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CNS Neurosci Ther. 2012 Apr;18(4):285-94. doi: 10.1111/j.1755-5949.2011.00251.x. Epub 2011 Jun 7.

Seizures and epilepsy in Alzheimer's disease.

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New York University Comprehensive Epilepsy Center, New York, NY 10016, USA.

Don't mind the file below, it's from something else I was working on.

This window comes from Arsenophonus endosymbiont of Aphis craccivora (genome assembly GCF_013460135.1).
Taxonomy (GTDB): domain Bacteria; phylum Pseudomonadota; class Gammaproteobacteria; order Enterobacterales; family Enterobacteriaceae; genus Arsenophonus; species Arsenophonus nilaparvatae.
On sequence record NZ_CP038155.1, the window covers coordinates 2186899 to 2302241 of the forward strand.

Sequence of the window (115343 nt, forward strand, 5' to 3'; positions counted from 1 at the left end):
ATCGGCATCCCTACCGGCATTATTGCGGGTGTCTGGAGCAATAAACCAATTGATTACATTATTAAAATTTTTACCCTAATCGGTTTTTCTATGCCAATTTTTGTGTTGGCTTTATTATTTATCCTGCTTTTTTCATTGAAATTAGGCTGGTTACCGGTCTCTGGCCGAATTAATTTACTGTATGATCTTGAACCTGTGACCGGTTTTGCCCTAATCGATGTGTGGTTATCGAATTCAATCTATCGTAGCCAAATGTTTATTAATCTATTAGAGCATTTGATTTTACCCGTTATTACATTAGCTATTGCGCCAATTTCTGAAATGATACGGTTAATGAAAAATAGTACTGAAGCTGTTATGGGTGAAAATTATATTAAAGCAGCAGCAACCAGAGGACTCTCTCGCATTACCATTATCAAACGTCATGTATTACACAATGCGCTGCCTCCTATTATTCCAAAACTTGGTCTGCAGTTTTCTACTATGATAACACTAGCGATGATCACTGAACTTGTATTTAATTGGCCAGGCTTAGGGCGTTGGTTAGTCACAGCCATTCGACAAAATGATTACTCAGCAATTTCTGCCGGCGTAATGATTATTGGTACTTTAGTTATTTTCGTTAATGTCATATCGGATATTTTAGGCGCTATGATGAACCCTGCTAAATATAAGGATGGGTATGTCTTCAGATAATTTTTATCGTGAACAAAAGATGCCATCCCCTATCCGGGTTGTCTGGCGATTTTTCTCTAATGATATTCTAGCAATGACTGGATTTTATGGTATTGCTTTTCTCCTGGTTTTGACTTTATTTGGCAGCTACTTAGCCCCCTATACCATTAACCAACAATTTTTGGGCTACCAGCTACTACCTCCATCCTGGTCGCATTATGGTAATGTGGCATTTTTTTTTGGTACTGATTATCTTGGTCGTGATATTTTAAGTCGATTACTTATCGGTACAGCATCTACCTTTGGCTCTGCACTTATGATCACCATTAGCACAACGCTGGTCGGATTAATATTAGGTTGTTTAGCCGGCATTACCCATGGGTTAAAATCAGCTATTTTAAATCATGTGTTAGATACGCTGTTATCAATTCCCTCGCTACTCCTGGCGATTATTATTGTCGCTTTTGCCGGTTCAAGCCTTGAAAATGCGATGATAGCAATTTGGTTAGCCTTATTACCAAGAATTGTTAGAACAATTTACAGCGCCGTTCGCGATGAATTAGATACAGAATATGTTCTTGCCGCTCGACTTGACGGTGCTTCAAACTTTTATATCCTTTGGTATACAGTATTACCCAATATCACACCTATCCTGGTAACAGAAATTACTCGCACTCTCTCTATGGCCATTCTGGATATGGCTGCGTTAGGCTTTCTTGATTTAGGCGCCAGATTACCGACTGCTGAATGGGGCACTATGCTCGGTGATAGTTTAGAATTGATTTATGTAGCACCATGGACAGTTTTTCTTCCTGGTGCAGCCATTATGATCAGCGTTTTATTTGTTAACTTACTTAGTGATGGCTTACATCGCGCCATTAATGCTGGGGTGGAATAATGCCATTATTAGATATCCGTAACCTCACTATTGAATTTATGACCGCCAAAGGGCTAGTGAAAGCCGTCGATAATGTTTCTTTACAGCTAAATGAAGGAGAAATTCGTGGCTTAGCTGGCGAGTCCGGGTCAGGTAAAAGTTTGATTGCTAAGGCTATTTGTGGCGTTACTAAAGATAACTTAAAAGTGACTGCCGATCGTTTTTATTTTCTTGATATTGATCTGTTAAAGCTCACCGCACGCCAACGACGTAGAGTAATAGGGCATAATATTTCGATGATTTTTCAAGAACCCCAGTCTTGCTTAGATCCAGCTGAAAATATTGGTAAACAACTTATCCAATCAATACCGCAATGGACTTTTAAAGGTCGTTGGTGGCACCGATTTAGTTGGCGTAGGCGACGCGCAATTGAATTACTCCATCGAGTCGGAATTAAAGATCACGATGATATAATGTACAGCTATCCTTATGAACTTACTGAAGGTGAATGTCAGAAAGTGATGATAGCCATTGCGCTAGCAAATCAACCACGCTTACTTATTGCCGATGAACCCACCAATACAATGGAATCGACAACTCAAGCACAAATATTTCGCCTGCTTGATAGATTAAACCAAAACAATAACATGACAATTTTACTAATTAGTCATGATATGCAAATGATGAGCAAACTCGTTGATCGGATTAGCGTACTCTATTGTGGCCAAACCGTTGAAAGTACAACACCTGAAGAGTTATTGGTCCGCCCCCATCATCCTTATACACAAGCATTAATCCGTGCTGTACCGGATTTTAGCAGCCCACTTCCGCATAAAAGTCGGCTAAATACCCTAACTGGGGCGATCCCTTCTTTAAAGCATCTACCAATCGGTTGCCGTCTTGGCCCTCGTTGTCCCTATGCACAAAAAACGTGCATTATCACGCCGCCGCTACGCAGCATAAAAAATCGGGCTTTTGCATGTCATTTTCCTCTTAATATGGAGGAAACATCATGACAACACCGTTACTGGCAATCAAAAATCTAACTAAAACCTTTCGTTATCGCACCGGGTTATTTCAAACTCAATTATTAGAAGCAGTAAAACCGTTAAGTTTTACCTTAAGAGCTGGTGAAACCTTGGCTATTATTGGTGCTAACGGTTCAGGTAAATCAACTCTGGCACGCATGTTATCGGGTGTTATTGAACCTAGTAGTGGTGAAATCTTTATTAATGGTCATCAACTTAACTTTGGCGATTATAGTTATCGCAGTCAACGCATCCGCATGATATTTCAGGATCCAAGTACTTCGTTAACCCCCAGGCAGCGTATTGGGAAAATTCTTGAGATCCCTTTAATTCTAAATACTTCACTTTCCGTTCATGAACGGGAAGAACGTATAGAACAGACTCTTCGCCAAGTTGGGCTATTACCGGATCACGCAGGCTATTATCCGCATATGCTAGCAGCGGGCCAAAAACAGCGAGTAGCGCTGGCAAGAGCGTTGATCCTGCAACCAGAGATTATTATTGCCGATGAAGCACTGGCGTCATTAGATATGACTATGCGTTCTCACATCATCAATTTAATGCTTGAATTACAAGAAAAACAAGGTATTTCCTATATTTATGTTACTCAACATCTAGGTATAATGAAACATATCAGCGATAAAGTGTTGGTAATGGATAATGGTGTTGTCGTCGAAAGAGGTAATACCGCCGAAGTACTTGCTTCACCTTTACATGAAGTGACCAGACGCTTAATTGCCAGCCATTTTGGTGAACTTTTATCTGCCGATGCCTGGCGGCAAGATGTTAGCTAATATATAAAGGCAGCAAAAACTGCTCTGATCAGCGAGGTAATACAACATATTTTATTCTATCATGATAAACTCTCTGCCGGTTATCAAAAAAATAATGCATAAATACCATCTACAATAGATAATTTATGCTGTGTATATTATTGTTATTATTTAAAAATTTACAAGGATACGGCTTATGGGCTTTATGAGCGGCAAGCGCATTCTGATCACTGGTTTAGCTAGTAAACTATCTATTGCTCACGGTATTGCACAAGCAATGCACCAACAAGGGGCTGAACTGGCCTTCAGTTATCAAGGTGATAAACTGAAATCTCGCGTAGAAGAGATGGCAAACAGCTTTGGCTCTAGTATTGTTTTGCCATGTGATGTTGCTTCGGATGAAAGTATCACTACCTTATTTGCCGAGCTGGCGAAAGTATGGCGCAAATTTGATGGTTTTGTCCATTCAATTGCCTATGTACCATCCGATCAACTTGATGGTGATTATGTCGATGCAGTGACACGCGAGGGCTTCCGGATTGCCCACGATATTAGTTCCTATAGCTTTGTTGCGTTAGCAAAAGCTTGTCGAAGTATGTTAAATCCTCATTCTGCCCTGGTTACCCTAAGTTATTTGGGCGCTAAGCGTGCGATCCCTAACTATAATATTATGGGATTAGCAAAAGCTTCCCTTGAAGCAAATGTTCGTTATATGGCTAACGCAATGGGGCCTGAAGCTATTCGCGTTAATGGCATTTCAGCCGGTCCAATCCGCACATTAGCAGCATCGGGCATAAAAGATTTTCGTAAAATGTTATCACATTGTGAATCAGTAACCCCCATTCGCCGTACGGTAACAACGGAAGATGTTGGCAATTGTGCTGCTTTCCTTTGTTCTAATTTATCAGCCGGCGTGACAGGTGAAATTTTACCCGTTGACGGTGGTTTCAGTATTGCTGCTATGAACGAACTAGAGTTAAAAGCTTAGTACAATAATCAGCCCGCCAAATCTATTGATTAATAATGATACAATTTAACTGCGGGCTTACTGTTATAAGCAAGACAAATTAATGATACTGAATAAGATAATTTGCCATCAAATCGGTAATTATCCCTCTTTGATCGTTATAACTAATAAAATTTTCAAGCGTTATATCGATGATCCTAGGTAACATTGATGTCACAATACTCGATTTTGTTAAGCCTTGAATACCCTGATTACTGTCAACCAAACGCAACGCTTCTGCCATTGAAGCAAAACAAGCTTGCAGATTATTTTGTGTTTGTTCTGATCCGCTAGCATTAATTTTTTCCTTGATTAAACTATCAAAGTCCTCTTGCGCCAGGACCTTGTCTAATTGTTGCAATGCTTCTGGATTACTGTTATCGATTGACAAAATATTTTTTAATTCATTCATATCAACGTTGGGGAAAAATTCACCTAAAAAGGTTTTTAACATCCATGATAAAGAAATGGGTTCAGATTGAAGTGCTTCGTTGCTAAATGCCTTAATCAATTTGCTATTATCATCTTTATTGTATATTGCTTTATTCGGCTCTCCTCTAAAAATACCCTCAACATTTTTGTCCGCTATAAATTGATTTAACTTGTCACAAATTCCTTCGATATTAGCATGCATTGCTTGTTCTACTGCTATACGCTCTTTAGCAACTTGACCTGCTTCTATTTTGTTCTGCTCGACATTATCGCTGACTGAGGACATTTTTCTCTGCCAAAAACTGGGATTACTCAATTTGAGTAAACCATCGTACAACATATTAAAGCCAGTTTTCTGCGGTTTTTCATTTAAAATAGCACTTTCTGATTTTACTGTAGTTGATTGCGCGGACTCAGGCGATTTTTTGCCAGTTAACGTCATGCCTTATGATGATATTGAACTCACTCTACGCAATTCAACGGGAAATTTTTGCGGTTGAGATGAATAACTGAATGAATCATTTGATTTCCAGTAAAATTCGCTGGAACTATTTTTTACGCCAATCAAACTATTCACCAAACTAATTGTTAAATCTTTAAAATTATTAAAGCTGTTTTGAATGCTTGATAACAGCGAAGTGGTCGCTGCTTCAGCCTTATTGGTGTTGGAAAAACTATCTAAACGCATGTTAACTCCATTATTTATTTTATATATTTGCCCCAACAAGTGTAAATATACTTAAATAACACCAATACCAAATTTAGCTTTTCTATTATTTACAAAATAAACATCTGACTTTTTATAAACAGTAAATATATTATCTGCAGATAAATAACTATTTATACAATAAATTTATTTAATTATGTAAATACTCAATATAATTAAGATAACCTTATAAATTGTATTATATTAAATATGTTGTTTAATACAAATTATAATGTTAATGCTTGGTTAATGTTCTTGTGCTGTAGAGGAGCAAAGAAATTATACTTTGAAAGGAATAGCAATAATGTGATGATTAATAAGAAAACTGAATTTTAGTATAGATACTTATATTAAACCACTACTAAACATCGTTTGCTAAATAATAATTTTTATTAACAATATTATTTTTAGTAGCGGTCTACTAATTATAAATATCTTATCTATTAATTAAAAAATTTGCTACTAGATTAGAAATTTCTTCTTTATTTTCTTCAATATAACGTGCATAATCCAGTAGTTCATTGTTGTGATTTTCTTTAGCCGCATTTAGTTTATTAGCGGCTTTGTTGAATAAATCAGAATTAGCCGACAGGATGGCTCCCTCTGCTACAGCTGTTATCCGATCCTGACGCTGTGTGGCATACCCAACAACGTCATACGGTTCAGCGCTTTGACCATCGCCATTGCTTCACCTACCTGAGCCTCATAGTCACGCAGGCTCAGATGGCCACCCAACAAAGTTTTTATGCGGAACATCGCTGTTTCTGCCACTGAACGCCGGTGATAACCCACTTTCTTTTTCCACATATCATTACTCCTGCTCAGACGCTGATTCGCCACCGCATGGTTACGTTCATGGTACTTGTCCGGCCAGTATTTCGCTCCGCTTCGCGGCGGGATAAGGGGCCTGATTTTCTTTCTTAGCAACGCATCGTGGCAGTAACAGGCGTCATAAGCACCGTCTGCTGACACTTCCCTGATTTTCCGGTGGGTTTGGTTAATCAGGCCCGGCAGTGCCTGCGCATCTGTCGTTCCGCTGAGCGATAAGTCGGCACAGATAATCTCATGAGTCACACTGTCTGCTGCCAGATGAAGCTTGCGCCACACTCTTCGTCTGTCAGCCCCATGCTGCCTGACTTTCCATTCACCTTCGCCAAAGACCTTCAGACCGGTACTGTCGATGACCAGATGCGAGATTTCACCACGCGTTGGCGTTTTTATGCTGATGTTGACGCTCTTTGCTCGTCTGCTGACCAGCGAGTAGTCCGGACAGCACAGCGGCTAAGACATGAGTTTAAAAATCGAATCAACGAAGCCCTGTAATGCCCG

Many studies have shown that patients with Alzheimer's disease (AD) are at increased risk for developing seizures and epilepsy. However, reported prevalence and incidence of seizures and relationship of seizures to disease measures such as severity, outcome, and progression vary widely between studies. We performed a literature review of the available clinical and epidemiological data on the topic of seizures in patients with AD. We review seizure rates and types, risk factors for seizures, electroencephalogram (EEG) studies, and treatment responses. Finally, we consider limitations and methodological issues. There is considerable variability in the reported prevalence and incidence of seizures in patients with AD-with reported lifetime prevalence rates of 1.5-64%. More recent, prospective, and larger studies in general report lower rates. Some, but not all, studies have noted increased seizure risk with increasing dementia severity or with younger age of AD onset. Generalized convulsive seizures are the most commonly reported type, but often historical information is the only basis used to determine seizure type and the manifestation of seizures may be difficult to distinguish from other behaviors common in demented patients. EEG has infrequently been performed and reported. Data on treatment of seizures in AD are extremely limited. Similarly, the relationship between seizures and cognitive impairment in AD is unclear. We conclude that the literature on seizures and epilepsy in AD, including diagnosis, risk factors, and response to treatment suffers from methodological limitations and gaps.

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